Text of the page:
Apple is a for-profit organization, and as an executive Cook's fiduciary duty is to the shareholders. Cook is the steward of other people's investment. His comment fails the steward smell test for two reasons.

Allocating capital towards renewable energy such as solar panels and other related strategies isn't necessarily inappropriate for shareholders from an ROI point of view. The payoff may be debatable but investing in renewable energy sources is certainly reasonable in concept. Even the highly questionable efficacy of carbon reduction/mitigation efforts can reasonably be justified through expanded sales as a result of greater consumer goodwill.

But Cook didn't say he was allocating money because it was part of marketing and or will help lower future expenses. He clearly gave the impression that Apple will continue to spend undisclosed amounts of money on his subjective philanthropic goals.

Cook is worth hundreds of millions of dollars and continues to earn more. If he wants to spend money on noble causes, he certainly has the means to necessitate an impact. Why is someone of his wealth advocating shareholders spend money on causes he believes in? Why not use the funds to increase the dividend and allow shareholders to decide for themselves?

Dont take this the wrong way. I dont have an opinion on where Apple or any other company spends its money. But its fair to say at least some of the shareholders bought shares for monetary reasons. They may not enjoy a someone halfway to becoming a billionaire using company money instead of his own for reasons that dont benefit the company, and they have a right to know so they may adjust their portfolio if warranted.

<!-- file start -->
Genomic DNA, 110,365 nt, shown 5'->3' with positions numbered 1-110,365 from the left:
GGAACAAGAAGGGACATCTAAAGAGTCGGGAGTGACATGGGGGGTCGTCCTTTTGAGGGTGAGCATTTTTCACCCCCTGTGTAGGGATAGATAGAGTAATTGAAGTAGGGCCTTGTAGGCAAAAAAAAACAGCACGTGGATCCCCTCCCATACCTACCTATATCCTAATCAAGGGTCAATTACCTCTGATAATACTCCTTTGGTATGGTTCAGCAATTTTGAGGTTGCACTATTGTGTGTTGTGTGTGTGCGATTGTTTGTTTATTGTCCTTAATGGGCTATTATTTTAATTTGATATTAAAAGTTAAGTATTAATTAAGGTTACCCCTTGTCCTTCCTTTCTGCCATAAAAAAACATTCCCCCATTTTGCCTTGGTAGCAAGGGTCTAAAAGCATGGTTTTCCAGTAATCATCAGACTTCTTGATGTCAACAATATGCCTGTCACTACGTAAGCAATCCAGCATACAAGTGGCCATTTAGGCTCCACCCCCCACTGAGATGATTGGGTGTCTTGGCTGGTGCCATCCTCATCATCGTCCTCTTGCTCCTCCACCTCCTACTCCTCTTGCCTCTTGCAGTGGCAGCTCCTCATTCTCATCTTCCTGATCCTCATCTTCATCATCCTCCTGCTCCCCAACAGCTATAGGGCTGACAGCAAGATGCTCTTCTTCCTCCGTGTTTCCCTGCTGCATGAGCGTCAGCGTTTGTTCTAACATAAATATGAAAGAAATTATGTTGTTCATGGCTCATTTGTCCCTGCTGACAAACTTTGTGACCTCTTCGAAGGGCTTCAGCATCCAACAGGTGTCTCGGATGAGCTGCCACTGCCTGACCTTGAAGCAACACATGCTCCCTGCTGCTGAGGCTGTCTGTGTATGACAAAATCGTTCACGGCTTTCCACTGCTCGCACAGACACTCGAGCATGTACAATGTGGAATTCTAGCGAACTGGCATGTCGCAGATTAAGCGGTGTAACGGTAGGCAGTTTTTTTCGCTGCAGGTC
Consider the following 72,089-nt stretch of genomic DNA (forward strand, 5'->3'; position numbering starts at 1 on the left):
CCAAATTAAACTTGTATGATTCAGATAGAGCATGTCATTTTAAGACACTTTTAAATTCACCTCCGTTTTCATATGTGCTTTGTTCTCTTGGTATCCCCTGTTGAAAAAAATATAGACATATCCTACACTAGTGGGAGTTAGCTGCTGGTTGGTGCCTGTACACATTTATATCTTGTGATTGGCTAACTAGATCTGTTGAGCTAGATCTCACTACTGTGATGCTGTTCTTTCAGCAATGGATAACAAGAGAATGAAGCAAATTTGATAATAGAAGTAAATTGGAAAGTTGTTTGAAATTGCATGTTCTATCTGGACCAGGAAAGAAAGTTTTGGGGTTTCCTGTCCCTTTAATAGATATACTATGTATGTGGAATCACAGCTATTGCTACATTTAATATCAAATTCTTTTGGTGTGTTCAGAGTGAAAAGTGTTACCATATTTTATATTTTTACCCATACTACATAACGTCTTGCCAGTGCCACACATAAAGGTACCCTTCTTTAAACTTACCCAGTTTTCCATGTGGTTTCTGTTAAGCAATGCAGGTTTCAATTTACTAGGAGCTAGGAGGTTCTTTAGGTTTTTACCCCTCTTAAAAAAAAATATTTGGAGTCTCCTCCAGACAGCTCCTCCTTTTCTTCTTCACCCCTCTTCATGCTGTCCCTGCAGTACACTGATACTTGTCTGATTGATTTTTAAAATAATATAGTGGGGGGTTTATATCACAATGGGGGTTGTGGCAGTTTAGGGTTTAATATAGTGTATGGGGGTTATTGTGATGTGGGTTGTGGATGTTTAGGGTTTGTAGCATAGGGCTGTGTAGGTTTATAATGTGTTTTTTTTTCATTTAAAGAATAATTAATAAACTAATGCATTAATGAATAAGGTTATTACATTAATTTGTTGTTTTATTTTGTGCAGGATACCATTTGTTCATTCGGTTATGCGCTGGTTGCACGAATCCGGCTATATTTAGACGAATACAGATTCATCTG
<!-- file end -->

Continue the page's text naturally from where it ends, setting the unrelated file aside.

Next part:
The more troubling and second smell test failure is the suggestion someone -- anyone -- should sell their shares. There is no way to dance around what it means when a CEO says the company may not be your best investment choice. Maybe he's right, maybe Apple isn't the best investment choice. He certainly is in a position to know what performance shareholders can expect.

As a result, I'm partially taking Cook's advice and no longer recommending Apple as a strong dividend play. It doesn't mean you should sell, but my recommendations are based on ROI, not charity work.

Regardless of my level of approval of feel-good expenses, my objective is to make you money. What you do with it after you make it is your business.

At the time of publication the author had no position in any of the stocks mentioned.

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This article represents the opinion of a contributor and not necessarily that of TheStreet or its editorial staff.

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